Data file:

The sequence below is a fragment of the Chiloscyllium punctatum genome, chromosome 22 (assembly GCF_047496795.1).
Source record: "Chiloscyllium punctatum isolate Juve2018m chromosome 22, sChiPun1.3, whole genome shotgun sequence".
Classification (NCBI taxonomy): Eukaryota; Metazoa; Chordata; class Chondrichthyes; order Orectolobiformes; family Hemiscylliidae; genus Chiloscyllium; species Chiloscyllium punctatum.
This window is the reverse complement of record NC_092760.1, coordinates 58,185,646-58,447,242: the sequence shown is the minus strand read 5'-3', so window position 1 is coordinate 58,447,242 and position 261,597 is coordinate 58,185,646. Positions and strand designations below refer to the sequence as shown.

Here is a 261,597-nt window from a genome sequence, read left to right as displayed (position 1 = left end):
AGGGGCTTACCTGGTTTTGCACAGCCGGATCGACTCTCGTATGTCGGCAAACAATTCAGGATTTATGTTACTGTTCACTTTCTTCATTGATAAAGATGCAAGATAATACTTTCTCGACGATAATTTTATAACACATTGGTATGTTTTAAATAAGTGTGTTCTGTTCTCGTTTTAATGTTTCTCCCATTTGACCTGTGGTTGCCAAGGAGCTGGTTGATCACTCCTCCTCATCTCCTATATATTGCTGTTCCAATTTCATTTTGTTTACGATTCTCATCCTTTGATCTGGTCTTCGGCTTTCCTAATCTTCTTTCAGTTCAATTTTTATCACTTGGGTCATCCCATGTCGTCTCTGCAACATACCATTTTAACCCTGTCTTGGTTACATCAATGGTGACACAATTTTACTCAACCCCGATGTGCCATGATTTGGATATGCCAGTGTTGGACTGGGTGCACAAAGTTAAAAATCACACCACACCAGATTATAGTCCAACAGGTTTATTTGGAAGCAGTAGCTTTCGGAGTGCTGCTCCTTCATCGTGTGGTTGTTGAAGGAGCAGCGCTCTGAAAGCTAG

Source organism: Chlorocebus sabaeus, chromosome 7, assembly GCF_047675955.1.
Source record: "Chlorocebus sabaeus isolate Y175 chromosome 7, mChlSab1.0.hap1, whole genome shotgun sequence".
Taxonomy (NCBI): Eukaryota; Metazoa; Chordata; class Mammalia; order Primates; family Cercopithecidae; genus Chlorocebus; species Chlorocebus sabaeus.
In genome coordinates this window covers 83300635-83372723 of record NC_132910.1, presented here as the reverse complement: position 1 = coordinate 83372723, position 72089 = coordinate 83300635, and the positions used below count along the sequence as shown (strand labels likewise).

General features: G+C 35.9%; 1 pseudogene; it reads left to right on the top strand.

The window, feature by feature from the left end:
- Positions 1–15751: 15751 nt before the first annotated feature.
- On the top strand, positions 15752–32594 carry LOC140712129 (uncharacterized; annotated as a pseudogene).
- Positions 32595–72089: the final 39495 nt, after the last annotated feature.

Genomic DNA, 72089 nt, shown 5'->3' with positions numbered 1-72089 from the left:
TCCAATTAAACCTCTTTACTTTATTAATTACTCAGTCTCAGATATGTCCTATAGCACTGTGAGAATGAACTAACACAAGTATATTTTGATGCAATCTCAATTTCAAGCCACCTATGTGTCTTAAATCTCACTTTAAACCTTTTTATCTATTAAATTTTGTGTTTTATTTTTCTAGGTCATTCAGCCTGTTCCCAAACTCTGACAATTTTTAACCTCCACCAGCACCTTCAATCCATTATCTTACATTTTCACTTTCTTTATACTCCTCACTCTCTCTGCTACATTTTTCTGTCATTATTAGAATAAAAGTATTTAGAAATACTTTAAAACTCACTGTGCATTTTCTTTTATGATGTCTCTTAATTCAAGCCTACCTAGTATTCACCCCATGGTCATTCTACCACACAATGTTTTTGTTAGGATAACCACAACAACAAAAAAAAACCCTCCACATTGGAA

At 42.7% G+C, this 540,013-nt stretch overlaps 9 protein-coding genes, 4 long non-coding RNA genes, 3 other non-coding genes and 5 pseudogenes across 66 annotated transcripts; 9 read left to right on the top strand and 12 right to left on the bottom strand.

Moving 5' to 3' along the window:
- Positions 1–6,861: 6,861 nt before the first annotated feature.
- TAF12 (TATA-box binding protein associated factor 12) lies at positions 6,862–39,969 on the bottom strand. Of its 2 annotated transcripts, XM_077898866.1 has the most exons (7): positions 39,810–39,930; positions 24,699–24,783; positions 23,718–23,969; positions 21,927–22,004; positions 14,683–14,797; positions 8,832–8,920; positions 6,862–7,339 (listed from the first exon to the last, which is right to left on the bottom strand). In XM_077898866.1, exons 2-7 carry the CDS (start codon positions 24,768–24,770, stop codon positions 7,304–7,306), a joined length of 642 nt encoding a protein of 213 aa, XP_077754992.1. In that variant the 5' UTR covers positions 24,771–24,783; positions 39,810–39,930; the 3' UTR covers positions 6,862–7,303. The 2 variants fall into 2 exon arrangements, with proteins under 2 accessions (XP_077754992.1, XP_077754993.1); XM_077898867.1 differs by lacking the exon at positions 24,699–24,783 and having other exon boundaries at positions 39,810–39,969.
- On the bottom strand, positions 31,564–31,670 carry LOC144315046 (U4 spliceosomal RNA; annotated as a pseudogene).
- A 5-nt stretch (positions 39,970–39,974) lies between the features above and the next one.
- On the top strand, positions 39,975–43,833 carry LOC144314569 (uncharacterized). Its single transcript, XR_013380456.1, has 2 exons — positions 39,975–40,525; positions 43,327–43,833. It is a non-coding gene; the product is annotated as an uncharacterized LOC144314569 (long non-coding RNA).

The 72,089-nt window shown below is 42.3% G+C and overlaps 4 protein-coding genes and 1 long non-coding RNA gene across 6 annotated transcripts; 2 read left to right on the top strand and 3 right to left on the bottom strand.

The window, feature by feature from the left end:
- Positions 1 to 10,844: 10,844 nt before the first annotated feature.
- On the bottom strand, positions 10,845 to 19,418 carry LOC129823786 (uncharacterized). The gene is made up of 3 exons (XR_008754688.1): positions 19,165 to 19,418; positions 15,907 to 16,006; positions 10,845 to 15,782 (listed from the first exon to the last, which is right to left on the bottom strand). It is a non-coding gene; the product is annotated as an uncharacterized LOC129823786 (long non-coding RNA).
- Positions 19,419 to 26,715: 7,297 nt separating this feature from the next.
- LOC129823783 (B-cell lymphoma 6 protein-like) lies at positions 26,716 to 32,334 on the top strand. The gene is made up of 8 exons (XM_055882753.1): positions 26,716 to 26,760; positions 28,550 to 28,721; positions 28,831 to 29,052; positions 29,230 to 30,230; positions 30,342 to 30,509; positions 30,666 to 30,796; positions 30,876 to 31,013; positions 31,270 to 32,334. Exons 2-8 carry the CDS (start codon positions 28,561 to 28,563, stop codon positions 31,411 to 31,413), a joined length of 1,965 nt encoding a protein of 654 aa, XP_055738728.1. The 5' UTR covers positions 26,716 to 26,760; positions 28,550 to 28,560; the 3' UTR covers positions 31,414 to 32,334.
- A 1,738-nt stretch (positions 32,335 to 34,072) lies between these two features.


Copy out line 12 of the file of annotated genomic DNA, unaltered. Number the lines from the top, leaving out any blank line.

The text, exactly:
The window, feature by feature from the left end: